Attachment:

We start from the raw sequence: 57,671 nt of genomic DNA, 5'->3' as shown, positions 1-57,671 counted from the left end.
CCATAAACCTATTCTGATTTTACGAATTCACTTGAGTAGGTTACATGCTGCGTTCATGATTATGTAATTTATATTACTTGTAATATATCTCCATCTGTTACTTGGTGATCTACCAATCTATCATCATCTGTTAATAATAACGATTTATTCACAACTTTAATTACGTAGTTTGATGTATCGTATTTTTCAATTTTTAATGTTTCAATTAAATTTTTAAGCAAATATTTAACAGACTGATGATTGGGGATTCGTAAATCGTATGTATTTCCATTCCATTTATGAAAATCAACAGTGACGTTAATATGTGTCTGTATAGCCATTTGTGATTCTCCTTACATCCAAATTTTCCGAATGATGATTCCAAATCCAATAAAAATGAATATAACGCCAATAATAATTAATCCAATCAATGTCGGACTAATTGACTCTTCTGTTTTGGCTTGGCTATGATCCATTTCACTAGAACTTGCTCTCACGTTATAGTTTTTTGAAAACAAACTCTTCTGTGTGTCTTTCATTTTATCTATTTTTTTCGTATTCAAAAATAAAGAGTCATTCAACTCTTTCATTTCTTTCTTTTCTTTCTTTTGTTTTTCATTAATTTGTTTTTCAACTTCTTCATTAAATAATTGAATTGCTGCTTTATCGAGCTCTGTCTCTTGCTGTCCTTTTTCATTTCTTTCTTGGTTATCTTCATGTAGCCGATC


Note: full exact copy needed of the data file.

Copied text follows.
We start from the raw sequence: 57,671 nt of genomic DNA, 5'->3' as shown, positions 1-57,671 counted from the left end.
CCATAAACCTATTCTGATTTTACGAATTCACTTGAGTAGGTTACATGCTGCGTTCATGATTATGTAATTTATATTACTTGTAATATATCTCCATCTGTTACTTGGTGATCTACCAATCTATCATCATCTGTTAATAATAACGATTTATTCACAACTTTAATTACGTAGTTTGATGTATCGTATTTTTCAATTTTTAATGTTTCAATTAAATTTTTAAGCAAATATTTAACAGACTGATGATTGGGGATTCGTAAATCGTATGTATTTCCATTCCATTTATGAAAATCAACAGTGACGTTAATATGTGTCTGTATAGCCATTTGTGATTCTCCTTACATCCAAATTTTCCGAATGATGATTCCAAATCCAATAAAAATGAATATAACGCCAATAATAATTAATCCAATCAATGTCGGACTAATTGACTCTTCTGTTTTGGCTTGGCTATGATCCATTTCACTAGAACTTGCTCTCACGTTATAGTTTTTTGAAAACAAACTCTTCTGTGTGTCTTTCATTTTATCTATTTTTTTCGTATTCAAAAATAAAGAGTCATTCAACTCTTTCATTTCTTTCTTTTCTTTCTTTTGTTTTTCATTAATTTGTTTTTCAACTTCTTCATTAAATAATTGAATTGCTGCTTTATCGAGCTCTGTCTCTTGCTGTCCTTTTTCATTTCTTTCTTGGTTATCTTCATGTAGCCGATC